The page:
How to Add Stocks to a Monetized Position
Suppose you have a stock in your portfolio that has increased by 30%, which forms a cardinal or merge into a moving average, and you want to add to that position . What would you do?
I have several ways to approach this situation. Some of you may agree that some of you may disagree with my pyramid or my position as they confirm the uptrend way after my original entry. When the market was weak and the NH-NL ratio could not confirm the bull markets of 2005 and 2006, I was cautious when entering a new high. Suppose that I will use a $ 100,000 portfolio and round numbers to keep a simple example, although the CBG position is explained in detail based on a real position.
If I start researching the stock and feel it will move from $ 60 to $ 100, I will determine the maximum position that can be assumed from a simple position size calculation. If I'm sure I can handle an 8% decline, I can buy 208 shares at $ 60 per share (in this case, I would normally buy 200 shares). My position size will be $ 12,500, with a maximum downside risk of $ 1,000 or 1% of my entire portfolio. My stop will be at $ 55.20 or just below 8% of my purchase price for a particular support area. If the stock breaks through a particular pattern, such as a handle of the cup, I will buy half my position when breaking up, and after a few days confirm the trend after the other half.
If the stock is a fixed upward trend rather than a recognizable pattern, I usually buy a 2/3 position when I see the opportunity and then follow up the remaining 1/3 (After the stock reaches a minimum gain of 25%).
Other times when market behavior is healthy and the NH-NL ratio is strong, I will base my 1% Location-size model, and re-evaluate the situation later. Using the most recent example, I added $ 40 to the CBG and then re-adjusted my position model to 1.5% (the data could be tricky because the price has changed and my portfolio has different values). I've never gotten so much detail in a simple blog post, but I guess it's better than ever. This method is my own, so you will not find it anywhere, it may or may not attract everyone.
Here is a real example of using the actual stock price, but the portfolio size has been changed to keep the calculation simple and keep my own activities cautious.
When I first purchased CBG, I took the entire 1% portfolio risk and was not sure whether I would add stock in the future (this was not my concern at the time). I liked the stock and thought the 15-week pattern before my purchase was picture perfect (especially since the correction was supposed to be in the previous uptrend from the IPO date). I issued a market order on June 1, 2005 at a price of $ 38.97, with an overall risk of 1%. The stock has been covering the MSW index since May 21, 2005, at $ 37.20, but I'm looking for a break above $ 39. I used $ 39 to buy me $ 12,500 or 321 shares (my order was filled at $ 38.97 = $ 12,470 for 320 shares). Immediately after my position, the stock was reversed, but I kept the investment as it did not violate any sell signals and then looked at it as it quickly advanced to the $ 40 range, approaching $ 50. The stock was consolidated over the next three months and the MSW index was bought at a higher bid price of $ 50. The resistance line was hit multiple times, so I decided that if the stock broke above $ 50, I would add stock to confirm the volume.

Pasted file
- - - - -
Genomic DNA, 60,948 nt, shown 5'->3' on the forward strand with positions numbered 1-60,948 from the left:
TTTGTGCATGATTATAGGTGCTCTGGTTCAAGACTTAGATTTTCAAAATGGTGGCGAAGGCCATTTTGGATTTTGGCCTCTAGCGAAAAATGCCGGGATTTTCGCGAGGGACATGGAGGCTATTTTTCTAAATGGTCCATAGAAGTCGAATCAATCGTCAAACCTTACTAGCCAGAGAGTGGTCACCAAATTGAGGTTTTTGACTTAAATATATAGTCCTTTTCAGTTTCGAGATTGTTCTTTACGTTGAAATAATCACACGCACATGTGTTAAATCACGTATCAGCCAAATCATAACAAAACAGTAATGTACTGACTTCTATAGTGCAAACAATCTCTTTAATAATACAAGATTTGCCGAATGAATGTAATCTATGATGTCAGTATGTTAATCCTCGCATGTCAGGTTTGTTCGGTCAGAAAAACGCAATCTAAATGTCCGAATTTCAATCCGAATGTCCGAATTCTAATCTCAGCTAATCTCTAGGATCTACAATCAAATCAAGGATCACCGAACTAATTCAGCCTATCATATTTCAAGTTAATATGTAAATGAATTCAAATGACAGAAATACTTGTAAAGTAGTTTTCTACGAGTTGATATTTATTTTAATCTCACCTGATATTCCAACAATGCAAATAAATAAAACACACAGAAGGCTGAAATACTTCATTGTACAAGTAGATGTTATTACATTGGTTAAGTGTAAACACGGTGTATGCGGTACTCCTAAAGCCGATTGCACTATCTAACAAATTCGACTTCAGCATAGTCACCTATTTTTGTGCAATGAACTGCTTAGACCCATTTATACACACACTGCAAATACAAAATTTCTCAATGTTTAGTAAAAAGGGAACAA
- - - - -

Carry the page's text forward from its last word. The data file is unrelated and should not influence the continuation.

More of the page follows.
It turns out that when the stock started to make a significant merger in the fall of 2005, I did add stock. I increased the stock at $ 52.68 on November 2, 2005 (a little more than I wanted, a very powerful move that day). The stock slightly hesitated in the next few days, but never violated the new support line of $ 50. Within six weeks, the stock moved to $ 60 per share and I felt comfortable. So, how many shares did I buy and how do I determine the size of my additional positions?
When the pyramid, I have been taught by my father to take a smaller position than the original purchase. In this case, my portfolio has grown about 10% since the summer so I decided I could take another 0.5% risk on CBG (total risk 1.5% – my maximum risk at any one stock cap for me 2% of the entire portfolio). When running a new calculation, my portfolio size is $ 110,000 (hypothetical value) and the entire position risk factor is 1.5% or $ 1,650.
I used a $ 50 price risk factor of 0.5% (half of 1%) and stopped 8% (usually my calculations) which gave me purchasing power of $ 6,875 or 138 shares. I bought another 130 shares and added them to my original position 320 shares, a total of 450 shares, for a total cost of $ 19,318.80 (minus all fees, etc. …). Now, to see how it works (it's not always good to work, but this time I keep the number circle): Use the position size calculator; insert the portfolio worth $ 110,000, risk 1.5%, stop 8% The average cost basis is $ 45.83 (($ 38.97 + $ 52.68) / 2). What did you get? Amazing: Target size is $ 20,625 or 450 shares. I currently hold 450 shares, which is slightly lower than the maximum calculated in this equation ($ 19,318.80).